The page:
6. Sprinkle the romano cheese over the top of the pizza
  7. Using the pizza peel, transfer the pizza back to the preheated oven, placing it directly on the oven rack
  8. Bake for 10 minutes, or until the cheese is melted and bubbly and the sprouts have begun to caramelize (they will get brown and crispy on the eges).
  9. Enjoy!

 

A Post about Everything, Nothing and Cheese

I apologize in advance for the randomness of this post.  I’ve had a few things that I’ve wanted to talk about lately, and just haven’t had the time to sit down and do so.

So, now that I have your attention, here goes.

A couple of weeks ago (or maybe it was just last week, I’m not sure), I posted these Pear Crespelle, and I mentioned that I’d made the ricotta cheese from ingredients I had at home.  An anonymous commenter requested that I post the ratios of the recipe, so I’m going to do that at the bottom of this post.

In other, somewhat related news, I’m starting a 28-day diet challenge tomorrow.  The funny part about it is I’m not supposed to eat cheese while I’m participating.  So, I made cheese for this post, but I’m also giving up cheese in this post.  Sometimes life is just funny that way.  Don’t worry, I don’t plan on giving up cheese for good, but I do want to try this Eat Right America diet to see what it’s all about.  Throughout the challenge our local Harry’s Farmers Market is offering recipes, store tours, guest speakers, lectures and cooking classes to compliment the stages of the challenge. The whole point is to increase the number of nutrient-dense foods in your diet.  I’ll be blogging bits of the challenge here, so if you’re interested I’ll let you know how it goes.

Another thing we’ll be cutting back on is animal proteins.  As such, I wanted to go ahead and share some information with you about this steak you see pictured here.  It was delicious.  Really, really delicious.  That is all.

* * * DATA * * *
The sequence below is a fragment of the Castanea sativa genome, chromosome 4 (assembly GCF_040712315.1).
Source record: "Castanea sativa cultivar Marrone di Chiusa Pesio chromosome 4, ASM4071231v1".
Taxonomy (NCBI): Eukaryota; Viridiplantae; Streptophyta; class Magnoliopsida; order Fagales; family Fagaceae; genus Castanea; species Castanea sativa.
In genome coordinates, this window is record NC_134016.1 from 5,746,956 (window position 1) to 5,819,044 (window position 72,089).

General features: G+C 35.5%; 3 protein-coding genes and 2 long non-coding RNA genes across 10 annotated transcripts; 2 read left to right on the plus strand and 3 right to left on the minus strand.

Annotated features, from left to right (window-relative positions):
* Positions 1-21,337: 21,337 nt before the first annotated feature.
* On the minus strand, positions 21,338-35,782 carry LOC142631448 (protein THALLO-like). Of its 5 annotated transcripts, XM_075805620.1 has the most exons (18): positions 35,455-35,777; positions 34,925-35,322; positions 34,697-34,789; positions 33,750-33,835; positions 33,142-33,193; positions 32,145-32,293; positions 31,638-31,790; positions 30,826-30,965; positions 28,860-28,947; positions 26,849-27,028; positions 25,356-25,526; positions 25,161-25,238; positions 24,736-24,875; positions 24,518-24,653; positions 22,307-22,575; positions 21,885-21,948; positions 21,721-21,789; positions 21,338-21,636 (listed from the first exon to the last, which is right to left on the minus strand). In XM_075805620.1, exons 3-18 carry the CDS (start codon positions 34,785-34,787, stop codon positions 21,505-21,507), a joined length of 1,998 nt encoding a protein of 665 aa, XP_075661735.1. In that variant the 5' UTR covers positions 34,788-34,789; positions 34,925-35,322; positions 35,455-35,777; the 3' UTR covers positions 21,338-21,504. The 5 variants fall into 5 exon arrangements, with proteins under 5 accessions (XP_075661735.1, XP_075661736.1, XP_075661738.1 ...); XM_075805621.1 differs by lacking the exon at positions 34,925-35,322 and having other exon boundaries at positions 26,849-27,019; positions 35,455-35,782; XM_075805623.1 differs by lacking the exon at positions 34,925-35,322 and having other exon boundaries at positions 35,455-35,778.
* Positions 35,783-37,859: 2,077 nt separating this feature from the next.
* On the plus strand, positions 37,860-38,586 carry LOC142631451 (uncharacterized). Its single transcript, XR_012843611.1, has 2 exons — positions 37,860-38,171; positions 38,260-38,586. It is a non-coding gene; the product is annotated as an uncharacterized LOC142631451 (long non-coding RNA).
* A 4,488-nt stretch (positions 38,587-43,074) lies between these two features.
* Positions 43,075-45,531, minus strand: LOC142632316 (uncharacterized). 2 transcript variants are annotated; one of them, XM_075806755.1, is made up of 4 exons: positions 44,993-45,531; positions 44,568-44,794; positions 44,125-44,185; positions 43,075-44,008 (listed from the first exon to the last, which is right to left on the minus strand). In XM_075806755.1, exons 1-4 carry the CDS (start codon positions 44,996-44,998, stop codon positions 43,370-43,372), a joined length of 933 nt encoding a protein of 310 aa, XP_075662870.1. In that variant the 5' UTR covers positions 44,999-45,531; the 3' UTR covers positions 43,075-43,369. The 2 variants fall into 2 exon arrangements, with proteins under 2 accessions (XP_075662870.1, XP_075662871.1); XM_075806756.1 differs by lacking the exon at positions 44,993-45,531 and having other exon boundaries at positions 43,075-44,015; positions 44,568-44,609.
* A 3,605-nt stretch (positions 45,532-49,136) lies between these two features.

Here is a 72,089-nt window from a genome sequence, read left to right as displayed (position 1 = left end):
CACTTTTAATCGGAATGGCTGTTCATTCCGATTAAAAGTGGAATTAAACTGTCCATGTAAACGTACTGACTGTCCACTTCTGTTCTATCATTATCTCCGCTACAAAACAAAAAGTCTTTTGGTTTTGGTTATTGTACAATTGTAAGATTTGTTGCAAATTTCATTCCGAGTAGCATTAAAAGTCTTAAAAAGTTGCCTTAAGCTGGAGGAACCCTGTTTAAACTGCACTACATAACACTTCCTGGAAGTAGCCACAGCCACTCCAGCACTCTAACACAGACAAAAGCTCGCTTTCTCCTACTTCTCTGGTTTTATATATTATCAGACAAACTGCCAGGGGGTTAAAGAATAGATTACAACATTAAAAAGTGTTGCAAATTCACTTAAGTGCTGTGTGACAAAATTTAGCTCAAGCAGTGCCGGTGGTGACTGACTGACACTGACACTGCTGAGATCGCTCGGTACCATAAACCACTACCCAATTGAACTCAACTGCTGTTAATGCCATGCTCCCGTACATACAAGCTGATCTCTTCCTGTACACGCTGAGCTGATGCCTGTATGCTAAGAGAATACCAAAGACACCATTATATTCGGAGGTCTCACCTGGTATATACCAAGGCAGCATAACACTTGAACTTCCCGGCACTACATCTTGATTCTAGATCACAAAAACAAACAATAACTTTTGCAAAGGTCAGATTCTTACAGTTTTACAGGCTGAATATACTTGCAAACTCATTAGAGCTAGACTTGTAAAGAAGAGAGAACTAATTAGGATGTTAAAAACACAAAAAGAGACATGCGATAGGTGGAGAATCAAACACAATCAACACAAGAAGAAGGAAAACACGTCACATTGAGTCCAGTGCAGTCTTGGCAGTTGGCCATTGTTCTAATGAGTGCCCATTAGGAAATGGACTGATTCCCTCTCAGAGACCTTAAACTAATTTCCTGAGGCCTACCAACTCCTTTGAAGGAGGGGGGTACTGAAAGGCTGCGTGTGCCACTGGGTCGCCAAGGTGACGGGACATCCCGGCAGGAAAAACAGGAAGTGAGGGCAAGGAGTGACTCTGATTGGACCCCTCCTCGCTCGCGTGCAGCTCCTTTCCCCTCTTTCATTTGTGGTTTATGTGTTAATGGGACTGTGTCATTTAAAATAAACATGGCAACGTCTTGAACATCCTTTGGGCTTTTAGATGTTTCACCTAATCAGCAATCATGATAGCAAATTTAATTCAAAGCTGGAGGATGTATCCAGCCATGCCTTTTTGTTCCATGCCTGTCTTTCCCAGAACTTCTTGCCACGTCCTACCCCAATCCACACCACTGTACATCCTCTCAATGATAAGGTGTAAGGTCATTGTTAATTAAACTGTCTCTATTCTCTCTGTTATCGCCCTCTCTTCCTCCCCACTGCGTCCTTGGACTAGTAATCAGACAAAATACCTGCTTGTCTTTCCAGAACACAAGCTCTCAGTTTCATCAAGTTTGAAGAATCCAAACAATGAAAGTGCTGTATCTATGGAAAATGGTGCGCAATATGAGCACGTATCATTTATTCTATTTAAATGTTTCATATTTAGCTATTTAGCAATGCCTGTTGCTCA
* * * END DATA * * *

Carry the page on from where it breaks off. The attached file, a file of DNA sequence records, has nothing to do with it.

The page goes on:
For real, though.  If you live in Georgia, I suggest you look into White Oak Pastures Beef.  If our family is going to eat beef in the future (and we will, I can guarantee it), then it will come from this farm or from one like it. Pasture raised, grassfed cattle that are humanely handled.  It may be more expensive (let’s face it, it IS more expensive), but it’s worth it to know where it comes from and how it is raised, handled and processed.

Did you watch the Golden Globes last night?  Did you see Claire Danes win for her role as Temple Grandin in the film of the same name?  Did you know that Temple Grandin helped design the animal handling and processing facility at White Oak Pastures?  Well, now you do.  Cool, huh?

Okay, onto the cheese recipe.

Ingredients
1 gallon of whole milk
2 tsp. citric acid, dissolved in 1 cup cool water
1 tsp. salt

Begin with a gallon of whole milk and some citric acid.  I’m showing the rennet here (the small bottle on the right) because I have used it in making ricotta before, but I didn’t use it here.  In the past I’ve had a hard time getting the curds to form, and have added the rennet (about 1/8 tsp diluted in 1/4 cup water) to help with that process.  Today it wasn’t necessary.

Dissolve 2 teaspoons citric acid in 1 cup water and add it to 1 gallon of milk in a saucepan, stir to combine.   Add 1 tsp. salt.  Turn the heat to medium-low and stir to prevent scorching.  Heat milk to 165-170F (I don’t use a thermometer, I just look to see if the curds are forming).
It will begin to look like this.  You can see the curds separating from the whey here. Continue heating to 190-195F and turn the heat off.  Let sit for 10 minutes or so.
Line a bowl with cheesecloth.
Remove the curds from the whey using a slotted spoon and place them in the cheesecloth-lined bowl.
Allow the whey to drain from the curds.
Refrigerate and enjoy!